I was familiar with the little mating rituals of getting to know each other, of dragging out the stories from childhood, summer camp, and high school, the famous humiliations, and the adorable things you said as a child, the familial dramas—of having a portrait of yourself, all the while making yourself out to be a little brighter, a little more deep than deep down you knew you actually were. And though I hadn’t had more than three or four relationships, I already knew that each time the thrill of telling another the story of yourself wore off a little more, each time you threw yourself into it a little less, and grew more distrustful of an intimacy that always, in the end, failed to pass into true understanding.
She struggled with her sadness, but tried to conceal it, to divide it into smaller and smaller parts and scatter these in places she thought no one would find them. But often I did - with time I learned where to look - and tried to fit them together. It pained me that she felt she couldn't come to me with it, but I knew it would hurt her more to know that I'd uncovered what she hadn't intended for me to find. In some fundamental way I think she objected to being known. Or resented it even as she longed for it. It offended her sense of freedom. But it isn't possible to simply look upon a person one loves in tranquility, content to regard her in bafflement.
Once upon a time, there was a boy. He lived in a village that no longer exists, in a house that no longer exists, on the edge of a field that no longer exists, where everything was discovered, and everything was possible. A stick could be a sword, a pebble could be a diamond, a tree, a castle. Once upon a time, there was a boy who lived in a house across the field, from a girl who no longer exists. They made up a thousand games. She was queen and he was king. In the autumn light her hair shone like a crown. They collected the world in small handfuls, and when the sky grew dark, and they parted with leaves in their hair.
Once upon a time there was a boy who loved a girl, and her laughter was a question he wanted to spend his whole life answering.
The air felt different in my lungs. The world no longer looked the same. You change and then you change again. You become a dog, a bird, a plant that always leans to the left. Only now that my son was gone did I realize how much I'd been living for him. When I woke up in the morning it was because he existed, and when I ordered food in the night it was because he existed, and when I wrote my book it was because he existed to read it.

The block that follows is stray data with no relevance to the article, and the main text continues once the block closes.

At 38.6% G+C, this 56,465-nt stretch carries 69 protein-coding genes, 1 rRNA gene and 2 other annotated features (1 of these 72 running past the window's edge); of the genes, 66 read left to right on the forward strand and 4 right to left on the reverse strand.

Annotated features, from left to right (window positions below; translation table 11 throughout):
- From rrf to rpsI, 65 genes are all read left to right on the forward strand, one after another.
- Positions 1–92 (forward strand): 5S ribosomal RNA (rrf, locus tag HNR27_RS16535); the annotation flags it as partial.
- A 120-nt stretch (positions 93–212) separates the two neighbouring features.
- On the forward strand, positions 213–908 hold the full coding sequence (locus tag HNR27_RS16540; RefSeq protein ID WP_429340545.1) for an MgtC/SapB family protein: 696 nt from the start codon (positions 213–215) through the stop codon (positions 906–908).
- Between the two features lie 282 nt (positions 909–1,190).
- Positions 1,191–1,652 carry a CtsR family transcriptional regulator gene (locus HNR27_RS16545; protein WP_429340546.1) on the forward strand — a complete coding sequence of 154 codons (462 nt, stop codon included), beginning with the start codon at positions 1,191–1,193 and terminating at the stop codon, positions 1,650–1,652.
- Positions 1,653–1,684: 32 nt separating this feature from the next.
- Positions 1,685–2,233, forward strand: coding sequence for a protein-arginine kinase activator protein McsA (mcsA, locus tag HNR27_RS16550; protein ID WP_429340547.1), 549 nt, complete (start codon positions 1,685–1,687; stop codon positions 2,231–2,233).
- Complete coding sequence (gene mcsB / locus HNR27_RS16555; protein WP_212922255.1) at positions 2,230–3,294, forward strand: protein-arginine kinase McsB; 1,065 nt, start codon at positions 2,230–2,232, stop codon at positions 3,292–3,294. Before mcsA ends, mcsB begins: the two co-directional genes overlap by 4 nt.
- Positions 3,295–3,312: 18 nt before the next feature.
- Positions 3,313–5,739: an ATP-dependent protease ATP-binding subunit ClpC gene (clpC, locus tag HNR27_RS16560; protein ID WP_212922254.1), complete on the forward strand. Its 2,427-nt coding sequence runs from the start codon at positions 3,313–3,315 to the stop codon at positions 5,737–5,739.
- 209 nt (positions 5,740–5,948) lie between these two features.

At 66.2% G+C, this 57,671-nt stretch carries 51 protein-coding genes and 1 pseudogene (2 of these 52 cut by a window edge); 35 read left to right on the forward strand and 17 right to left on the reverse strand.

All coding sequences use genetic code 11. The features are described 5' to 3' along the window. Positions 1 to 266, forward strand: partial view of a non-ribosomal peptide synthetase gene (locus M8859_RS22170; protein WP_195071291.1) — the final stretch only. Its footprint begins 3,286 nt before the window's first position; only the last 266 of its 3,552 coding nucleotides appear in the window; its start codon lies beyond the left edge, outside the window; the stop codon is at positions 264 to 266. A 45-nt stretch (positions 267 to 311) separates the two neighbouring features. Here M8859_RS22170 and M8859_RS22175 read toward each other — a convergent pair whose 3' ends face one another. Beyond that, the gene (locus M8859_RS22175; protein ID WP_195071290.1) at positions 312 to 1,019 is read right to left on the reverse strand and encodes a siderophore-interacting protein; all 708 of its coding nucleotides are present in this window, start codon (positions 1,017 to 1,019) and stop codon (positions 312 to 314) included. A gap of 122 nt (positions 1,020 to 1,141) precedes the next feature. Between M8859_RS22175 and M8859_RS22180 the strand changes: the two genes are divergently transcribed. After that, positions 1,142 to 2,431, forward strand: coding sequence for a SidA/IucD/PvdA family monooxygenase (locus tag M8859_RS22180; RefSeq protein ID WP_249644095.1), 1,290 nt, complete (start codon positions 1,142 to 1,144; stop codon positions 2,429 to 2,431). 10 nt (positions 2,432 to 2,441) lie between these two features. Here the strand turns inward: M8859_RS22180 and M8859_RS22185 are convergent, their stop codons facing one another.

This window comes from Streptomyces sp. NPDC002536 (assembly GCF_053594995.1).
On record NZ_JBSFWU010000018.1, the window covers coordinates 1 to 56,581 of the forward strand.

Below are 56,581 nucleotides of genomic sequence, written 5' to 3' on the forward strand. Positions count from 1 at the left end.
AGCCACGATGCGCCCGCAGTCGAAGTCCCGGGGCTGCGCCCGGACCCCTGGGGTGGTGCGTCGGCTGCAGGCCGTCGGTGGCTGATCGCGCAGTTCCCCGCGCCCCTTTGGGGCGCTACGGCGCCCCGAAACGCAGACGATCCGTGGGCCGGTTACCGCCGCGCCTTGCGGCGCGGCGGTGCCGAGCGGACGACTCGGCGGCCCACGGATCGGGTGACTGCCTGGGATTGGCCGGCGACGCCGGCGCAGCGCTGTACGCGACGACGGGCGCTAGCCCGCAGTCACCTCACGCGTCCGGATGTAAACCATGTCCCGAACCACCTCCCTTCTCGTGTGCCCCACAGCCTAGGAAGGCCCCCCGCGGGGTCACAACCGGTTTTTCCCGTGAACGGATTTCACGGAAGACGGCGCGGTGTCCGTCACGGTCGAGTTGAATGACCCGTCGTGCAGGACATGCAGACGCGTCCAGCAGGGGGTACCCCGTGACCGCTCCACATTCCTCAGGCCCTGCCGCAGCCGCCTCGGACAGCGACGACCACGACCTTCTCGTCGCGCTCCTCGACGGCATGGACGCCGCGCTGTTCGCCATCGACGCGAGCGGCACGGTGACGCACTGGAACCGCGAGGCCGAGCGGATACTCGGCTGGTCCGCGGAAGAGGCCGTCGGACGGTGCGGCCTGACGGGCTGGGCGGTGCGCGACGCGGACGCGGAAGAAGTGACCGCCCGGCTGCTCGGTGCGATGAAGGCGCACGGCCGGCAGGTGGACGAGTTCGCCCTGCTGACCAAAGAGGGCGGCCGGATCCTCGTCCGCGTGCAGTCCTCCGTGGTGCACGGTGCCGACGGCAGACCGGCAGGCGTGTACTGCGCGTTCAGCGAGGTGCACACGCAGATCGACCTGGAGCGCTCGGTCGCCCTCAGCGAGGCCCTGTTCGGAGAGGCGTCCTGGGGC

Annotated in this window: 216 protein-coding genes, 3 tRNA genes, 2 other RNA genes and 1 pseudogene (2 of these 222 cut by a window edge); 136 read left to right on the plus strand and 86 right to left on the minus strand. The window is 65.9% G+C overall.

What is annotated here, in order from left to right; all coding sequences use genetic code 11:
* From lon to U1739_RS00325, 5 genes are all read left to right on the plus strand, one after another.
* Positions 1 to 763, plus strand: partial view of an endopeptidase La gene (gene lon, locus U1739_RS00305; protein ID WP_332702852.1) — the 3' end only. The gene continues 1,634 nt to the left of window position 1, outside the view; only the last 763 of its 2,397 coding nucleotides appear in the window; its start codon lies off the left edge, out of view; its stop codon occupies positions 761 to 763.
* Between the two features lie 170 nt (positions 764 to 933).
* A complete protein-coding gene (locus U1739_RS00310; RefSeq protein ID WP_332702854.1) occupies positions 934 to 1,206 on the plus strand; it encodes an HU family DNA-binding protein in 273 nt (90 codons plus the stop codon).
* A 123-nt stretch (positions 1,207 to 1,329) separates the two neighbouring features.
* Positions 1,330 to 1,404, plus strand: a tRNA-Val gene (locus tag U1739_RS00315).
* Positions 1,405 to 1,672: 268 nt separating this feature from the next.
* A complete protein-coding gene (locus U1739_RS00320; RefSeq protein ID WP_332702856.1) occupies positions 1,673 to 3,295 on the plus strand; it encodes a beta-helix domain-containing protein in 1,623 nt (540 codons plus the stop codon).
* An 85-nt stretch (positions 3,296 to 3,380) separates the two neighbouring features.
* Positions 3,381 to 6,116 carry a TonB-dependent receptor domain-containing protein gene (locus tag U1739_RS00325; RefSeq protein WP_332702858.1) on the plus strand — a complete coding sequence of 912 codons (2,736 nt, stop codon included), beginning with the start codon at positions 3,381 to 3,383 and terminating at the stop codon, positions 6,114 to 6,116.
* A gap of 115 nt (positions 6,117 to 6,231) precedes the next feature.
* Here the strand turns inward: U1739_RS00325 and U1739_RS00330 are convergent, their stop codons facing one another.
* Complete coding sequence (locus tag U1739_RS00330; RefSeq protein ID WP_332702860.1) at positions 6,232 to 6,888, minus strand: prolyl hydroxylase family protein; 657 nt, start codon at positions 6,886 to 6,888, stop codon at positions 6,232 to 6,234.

And he isn't crying for her, not for his grandma, he's crying for himself: that he: too, is going to die one day. And before that his friends wil die, and the friends of his friends, and, as time passes, the children of his friends, and, if his fate is truly bitter, his own children. (58)
Why does one begin to write? Because she feels misunderstood, I guess. Because it never comes out clearly enough when she tries to speak. Because she wants to rephrase the world, to take it in and give it back again differently, so that everything is used and nothing is lost. Because it's something to do to pass the time until she is old enough to experience the things she writes about.
At times I believed that the last page of my book and the last page of my life were one and the same, that when my book ended I'd end, a great wind would sweep through my rooms carrying the pages away, and when the air cleared of all those fluttering white sheets the room would be silent, the chair where I sat empty.
15. WHENEVER I WENT OUT TO PLAY, MY MOTHER WANTED TO KNOW EXACTLY WHERE I WAS GOING TO BE
When I'd come in, she'd call me into her bedroom, take me in her arms, and cover me with kisses. She'd stroke my hair and say, 'I love you so much,' and when I sneezed she'd say, 'Bless you, you know how much I love you, don't you?' and when I got up for a tissue she'd say, 'Let me get that for you I love you so much,' and when I looked for a pen to do my homework she'd say, 'Use mine, anything for you,' and when I had an itch on my leg she'd say, 'Is this the spot, let me hug you,' and when I said I was going up to my room she'd call after me, 'What can I do for you I love you so much,' and I always wanted to say, but never said: Love me less.
You fall in love, it's intoxicating, an for a little while you feel like you've actually become one with the other person. Merged souls, and so on. You think you'll never be lonely again. Only it doesn't last and soon you realize you can only get so close and you end up brutally disappointed, more alone than ever, because the illusion-the hope you'd held on to all those years-has been shattered.